Apart from heavy administrative and legal expense, localities engaging in bargaining can expect substantial cost increases as a result of meeting union demands at the negotiating table or in arbitration hearings.[xvi] California Polytechnic State University Economics Professor Michael L. Marlow and Alexis de Tocqueville Institution scholar William Orzechowski found:

  • On the supply side, unions adversely affect productivity and raise costs of providing goods through the public sector. The prediction that public sector unions exert a positive influence on public spending is strongly supported by our empirical analysis of the relationship between union membership and spending of state and local governments.[xvii]

In addition to higher costs resulting from litigation, administration, and collective bargaining agreements themselves, public-sector collective bargaining has been found to increase tax burdens by $2,300 to $2,900 per family of four, and local governments have offset high bargaining costs by cutting employees from the employment rolls.[xviii] Higher tax burdens can impose greater strain on the tax base, which can lead to taxpayers fleeing unionized jurisdictions in favor of lower-tax, union-free jurisdictions.[xix]

Union officials’ new power to initiate and compel local government compliance with the unionization process is unique because it is unilateral and possessed only by unions, which are private, self-interested parties. The state law facilitating local government unionization, however, provides an escape hatch for local governing bodies. The City of Portsmouth and Clarke County used the escape hatch by exercising authority to pass resolutions to stay union-free, and their success may pave the way for other local governing bodies to do same.[xx]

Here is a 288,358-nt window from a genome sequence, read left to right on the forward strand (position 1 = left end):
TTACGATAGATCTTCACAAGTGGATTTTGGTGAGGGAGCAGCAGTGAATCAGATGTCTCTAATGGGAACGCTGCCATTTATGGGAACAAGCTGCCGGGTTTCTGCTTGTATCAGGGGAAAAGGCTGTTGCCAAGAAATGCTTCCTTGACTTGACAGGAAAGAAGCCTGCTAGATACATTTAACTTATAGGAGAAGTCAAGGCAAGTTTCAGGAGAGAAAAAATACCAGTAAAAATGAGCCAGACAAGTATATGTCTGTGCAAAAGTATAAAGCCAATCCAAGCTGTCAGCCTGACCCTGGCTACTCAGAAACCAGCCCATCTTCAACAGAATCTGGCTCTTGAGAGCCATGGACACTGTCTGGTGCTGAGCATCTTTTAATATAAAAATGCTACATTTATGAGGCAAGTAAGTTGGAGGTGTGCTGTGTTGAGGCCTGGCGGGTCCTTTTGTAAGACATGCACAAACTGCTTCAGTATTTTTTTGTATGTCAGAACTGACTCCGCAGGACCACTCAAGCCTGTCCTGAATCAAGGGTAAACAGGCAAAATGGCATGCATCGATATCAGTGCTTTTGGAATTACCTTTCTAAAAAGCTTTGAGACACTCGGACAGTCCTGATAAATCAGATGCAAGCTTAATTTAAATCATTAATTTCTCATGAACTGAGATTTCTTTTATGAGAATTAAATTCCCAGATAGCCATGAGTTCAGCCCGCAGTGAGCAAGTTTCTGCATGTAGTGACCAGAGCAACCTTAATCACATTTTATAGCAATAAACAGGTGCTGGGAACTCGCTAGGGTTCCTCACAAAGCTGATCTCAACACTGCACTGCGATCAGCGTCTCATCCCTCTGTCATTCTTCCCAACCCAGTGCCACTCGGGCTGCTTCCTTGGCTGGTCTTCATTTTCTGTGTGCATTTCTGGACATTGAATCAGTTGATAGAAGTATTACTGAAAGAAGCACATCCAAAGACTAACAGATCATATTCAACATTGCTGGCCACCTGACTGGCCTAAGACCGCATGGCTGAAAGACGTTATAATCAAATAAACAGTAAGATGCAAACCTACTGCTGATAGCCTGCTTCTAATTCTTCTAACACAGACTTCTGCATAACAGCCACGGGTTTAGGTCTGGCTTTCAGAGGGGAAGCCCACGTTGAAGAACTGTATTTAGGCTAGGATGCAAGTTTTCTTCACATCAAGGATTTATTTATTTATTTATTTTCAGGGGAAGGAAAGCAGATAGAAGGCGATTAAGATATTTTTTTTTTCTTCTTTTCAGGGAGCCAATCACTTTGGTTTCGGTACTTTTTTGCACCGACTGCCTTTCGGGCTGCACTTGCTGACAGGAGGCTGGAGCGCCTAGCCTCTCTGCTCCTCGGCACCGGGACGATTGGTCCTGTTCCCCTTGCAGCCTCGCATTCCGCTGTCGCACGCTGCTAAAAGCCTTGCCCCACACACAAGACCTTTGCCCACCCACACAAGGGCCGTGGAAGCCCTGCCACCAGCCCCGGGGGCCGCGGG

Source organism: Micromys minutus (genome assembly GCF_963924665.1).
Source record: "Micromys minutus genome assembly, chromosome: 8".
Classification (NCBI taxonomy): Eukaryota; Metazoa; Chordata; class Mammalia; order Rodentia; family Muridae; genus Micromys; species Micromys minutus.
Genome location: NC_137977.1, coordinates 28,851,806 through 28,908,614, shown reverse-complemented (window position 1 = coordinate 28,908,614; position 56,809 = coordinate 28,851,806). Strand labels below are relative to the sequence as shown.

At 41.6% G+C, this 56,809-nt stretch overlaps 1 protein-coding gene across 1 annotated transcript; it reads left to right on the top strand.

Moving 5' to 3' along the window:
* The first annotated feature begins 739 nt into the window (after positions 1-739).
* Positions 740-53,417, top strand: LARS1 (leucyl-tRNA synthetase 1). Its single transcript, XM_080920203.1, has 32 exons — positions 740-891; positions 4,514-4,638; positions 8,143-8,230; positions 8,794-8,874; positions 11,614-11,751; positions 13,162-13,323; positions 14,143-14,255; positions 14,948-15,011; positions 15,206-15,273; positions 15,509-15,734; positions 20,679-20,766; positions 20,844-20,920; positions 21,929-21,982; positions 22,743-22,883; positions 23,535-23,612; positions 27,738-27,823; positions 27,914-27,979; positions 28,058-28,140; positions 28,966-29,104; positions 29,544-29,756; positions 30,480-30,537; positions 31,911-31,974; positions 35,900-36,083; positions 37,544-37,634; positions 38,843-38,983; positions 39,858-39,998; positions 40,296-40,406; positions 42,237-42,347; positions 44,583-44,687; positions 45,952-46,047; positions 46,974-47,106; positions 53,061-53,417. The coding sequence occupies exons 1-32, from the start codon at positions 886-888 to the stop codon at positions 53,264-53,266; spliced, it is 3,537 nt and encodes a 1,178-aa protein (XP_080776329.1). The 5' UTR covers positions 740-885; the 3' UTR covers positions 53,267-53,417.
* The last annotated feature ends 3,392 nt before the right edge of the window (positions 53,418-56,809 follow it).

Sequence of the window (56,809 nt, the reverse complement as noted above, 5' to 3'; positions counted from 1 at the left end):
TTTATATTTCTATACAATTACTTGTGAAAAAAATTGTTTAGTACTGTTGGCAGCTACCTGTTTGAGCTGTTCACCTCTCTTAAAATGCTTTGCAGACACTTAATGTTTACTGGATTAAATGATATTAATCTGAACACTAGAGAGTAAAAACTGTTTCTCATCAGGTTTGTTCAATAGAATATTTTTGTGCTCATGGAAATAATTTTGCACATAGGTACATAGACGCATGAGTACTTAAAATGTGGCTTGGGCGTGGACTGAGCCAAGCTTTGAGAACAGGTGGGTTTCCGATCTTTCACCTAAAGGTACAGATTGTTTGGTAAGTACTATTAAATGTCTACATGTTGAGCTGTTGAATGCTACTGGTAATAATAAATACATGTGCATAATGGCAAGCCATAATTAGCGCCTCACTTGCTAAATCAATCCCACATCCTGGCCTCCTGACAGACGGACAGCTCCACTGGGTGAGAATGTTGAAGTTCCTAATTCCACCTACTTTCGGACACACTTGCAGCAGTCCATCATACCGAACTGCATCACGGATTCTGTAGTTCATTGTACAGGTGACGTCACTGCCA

Timothy M. McConville is a management-side labor relations attorney and President of Praemia Law, PLLC. He also serves as President and Chairman of the National Institute for Labor Relations Research. This article is for general informational purposes only and should not be relied upon or regarded as legal advice. Mr. McConville is available at 703-399-3603, ext. 1, and

[i]  Va. Code § 40.1-57.2 (2021).

[ii] See, e.g., Knox v. Chiang, No. 2:05-CV-02198-MCE, 2013 WL 2434606, at *15 (E.D. Cal. June 5, 2013) (awarding public-employee plaintiffs $1,021,176 in attorney’s fees and $15,412.93 in costs); see also Tierney v. City of Toledo, No. C 83-430, 1988 WL 167240, at *13 (N.D. Ohio Aug. 23, 1988) (awarding public-employee plaintiffs $59,170.97 in attorney’s fees jointly and severally from city and union).